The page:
Introduction to the Reformed Lectionary

Purpose: Provide Lord’s Day scripture readings that cover most of the Bible sequentially and observe the Five Evangelical Feast Days.

1. Each Sunday provide a psalm, an Old Testament, an epistle, and a gospel reading
2. Each reading be one paragraph or logical unit: average 15 verses
3. Each reading make sense in itself but not over-tax the listeners
4. Each reading be suitable as a sermon text
5. Observe the Five Evangelical Feast Days: Christmas, Good Friday, Easter, Ascension Day, Pentecost
6. Organize the year into Six seasons: Advent, Christmas, Epiphany, Holy Week, Easter, Pentecost
7. Maintain lectio continua (sequential reading) as much as possible
8. Maximize flexibility and ease of use

1. In four years we will read all of the gospels and all of the psalms.
2. In eight years we will read all of the epistles and much of the Old Testament.
3. Epiphany is included because I appreciate the annual celebration of Christ’s coming for the gentiles.
4. I included particular readings for Palm Sunday because it is widely observed.
5. I included readings for each day of Holy Week.
6. I omitted Lent as a season. Reformed churches have never observed Lent, and the concept of Lent is not appreciated among Reformed churches.

Not only the preaching, but also the reading of scripture is a means of grace, and it is desirable that ample portions of scripture be read each Lord’s Day. From the days of the apostles several scripture passages were read each week. Over time this settled into a pattern of weekly Psalter, Old Testament, epistle, and gospel readings selected appropriate to the day. As the church calendar developed, an annual cycle of readings was adopted. (Churches which use a lectionary today generally use a three-year rotation of readings.) This custom is ancient and venerable, but has considerable problems. The selections are read out of context, and so the meaning can be obscured. By not reading sequentially, the broader message of each book of the Bible is not developed. This custom tends to overlook some parts of the Bible and tends to avoid difficult passages. Finally, the connection among the passages is not always obvious.

The reformers addressed these concerns by advocating lectio continua – continuous reading of the scripture. Each Sunday the pastor would continue from the point where he had stopped reading on the previous week. This has been a widespread custom among Reformed churches, and is very effective in instructing the people in the Bible and the doctrines of our faith. However, very often only one scripture is read, and sometimes a brief one, such that a wide acquaintance of scripture is neglected. Reformed churches tend to give little attention to the church calendar, which can be complicated, confusing, and distracting; but can also be very beneficial as a way of marking time during our pilgrimage on earth. (Reformed churches nevertheless observe Christmas and Easter.) The reformers discussed the use of the church calendar, with various opinions expressed. Many reformers settled on an annual observance of Five Evangelical Feast Days: Christmas, Good Friday, Easter, Ascension Day, and Pentecost – to mark the five essential acts of Christ in securing our salvation: His birth, death, resurrection, ascension, and giving the Holy Spirit. If any one of these were missing, there would be no salvation, so all should be celebrated.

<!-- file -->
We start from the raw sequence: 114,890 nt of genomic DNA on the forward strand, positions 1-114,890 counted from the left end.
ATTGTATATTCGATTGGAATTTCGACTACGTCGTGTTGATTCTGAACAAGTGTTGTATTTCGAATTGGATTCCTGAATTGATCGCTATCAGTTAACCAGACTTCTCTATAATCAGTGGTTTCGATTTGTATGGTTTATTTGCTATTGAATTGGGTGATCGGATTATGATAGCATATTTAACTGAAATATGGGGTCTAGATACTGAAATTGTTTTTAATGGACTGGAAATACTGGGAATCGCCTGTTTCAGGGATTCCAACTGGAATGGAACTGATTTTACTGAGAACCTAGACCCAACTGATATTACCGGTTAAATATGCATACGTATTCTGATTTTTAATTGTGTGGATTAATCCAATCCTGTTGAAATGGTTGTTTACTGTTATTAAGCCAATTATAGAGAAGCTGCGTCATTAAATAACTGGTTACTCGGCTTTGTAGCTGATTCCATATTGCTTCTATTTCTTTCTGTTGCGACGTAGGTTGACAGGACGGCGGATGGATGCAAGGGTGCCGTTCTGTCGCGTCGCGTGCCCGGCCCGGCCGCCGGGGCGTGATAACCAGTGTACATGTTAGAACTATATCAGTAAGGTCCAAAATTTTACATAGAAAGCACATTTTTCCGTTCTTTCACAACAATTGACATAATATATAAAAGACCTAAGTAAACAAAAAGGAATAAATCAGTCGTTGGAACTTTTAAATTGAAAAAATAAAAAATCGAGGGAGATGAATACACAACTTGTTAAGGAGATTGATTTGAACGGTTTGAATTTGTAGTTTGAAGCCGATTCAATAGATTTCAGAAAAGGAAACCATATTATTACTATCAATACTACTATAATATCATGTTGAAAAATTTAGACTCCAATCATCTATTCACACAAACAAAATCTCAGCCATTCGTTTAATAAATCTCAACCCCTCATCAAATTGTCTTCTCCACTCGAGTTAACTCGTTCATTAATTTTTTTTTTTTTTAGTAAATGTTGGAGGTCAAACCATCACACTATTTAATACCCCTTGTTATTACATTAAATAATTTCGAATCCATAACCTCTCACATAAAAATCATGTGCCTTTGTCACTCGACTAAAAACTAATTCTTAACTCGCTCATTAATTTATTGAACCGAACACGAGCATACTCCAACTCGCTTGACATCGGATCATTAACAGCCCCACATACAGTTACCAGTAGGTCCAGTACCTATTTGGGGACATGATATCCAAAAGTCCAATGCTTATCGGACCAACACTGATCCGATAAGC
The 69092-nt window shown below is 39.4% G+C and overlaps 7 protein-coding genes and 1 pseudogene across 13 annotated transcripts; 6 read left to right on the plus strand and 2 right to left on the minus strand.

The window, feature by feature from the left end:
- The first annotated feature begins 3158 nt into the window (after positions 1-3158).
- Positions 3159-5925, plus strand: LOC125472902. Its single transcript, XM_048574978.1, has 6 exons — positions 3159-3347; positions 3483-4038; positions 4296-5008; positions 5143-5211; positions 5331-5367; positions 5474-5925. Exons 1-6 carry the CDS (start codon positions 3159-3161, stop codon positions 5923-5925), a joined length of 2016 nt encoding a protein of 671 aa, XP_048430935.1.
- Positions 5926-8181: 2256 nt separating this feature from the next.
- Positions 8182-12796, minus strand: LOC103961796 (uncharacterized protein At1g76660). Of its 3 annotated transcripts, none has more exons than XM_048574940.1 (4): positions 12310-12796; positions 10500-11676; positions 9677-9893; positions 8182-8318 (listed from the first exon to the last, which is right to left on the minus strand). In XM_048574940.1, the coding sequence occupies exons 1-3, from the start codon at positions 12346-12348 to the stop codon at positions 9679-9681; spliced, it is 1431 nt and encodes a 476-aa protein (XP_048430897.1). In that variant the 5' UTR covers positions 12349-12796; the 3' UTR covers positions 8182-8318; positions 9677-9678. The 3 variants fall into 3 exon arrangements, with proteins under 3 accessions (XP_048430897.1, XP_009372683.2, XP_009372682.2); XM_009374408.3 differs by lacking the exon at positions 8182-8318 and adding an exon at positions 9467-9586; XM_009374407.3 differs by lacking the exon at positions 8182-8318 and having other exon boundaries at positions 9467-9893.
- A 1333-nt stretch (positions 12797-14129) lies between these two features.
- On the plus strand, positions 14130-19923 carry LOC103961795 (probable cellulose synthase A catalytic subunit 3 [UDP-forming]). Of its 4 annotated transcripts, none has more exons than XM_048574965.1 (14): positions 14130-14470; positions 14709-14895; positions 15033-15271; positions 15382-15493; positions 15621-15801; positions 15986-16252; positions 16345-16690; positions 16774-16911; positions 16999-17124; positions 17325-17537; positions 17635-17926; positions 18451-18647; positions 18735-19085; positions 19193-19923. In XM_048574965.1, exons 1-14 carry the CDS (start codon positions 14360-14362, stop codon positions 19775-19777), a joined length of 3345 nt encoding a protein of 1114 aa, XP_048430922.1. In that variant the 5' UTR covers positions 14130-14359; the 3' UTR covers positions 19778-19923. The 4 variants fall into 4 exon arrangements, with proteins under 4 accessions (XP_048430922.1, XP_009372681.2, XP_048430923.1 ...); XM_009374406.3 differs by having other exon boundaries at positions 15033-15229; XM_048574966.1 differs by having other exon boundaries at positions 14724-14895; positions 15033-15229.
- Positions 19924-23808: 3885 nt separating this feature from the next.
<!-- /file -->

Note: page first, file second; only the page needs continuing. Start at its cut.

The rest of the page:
I have attempted to combine the best of both approaches to weekly scripture reading. This lectionary moves through six seasons and focuses on the Evangelical Feast Days, while providing sequential readings the rest of the year. The readings for the seasons of Advent, Christmas, and Holy Week; and for the days of Easter, Ascension, and Pentecost; are particular for those seasons and days. The readings in the rest of the year are sequential. The passages are selected to be appropriate for Lord’s Day reading. It is intended that each reading be long enough to make sense by itself, but short enough to be practical for a worship service. Each reading was also constructed to be suitable as a sermon text so that the pastor may easily preach through a book based on the prescribed readings. I hope this lectionary captures the spirit and much of the practice of the Reformation and will be very useful for congregations.

This lectionary is intended to be very flexible and also very easy to use. Of course the more one elects to make adaptations, the more work will be required! The gospel and psalm selections are on a four-year cycle. The epistle selections are on an eight-year cycle. Most of the Old Testament books are on an eight-year cycle, but the longer books are ordered separately. The easiest way to use the lectionary is to use the “A” readings the first year, the “B” readings the second year, etc. But one can mix gospel, epistle, and Old Testament schedules. See “How to Use” for more detailed instructions.

The Old Testament is vast, and although “all scripture is given by inspiration of God and is profitable,” not all is equally profitable on all occasions. I selected what I judge to be the most significant portions of the Pentateuch, wisdom literature, and the major prophets, and most suitable for Lord’s Day reading. No doubt everyone will have his own opinion about the passages I chose, but I hope my selections are adequately profitable.

I am sure there are errors. I spent dozens of hours on this project, but a project this complex will inevitably conceal some mistakes, which I will correct as they are discovered. Feel free to bring errors to my attention.

C. David Green
Epiphany 2022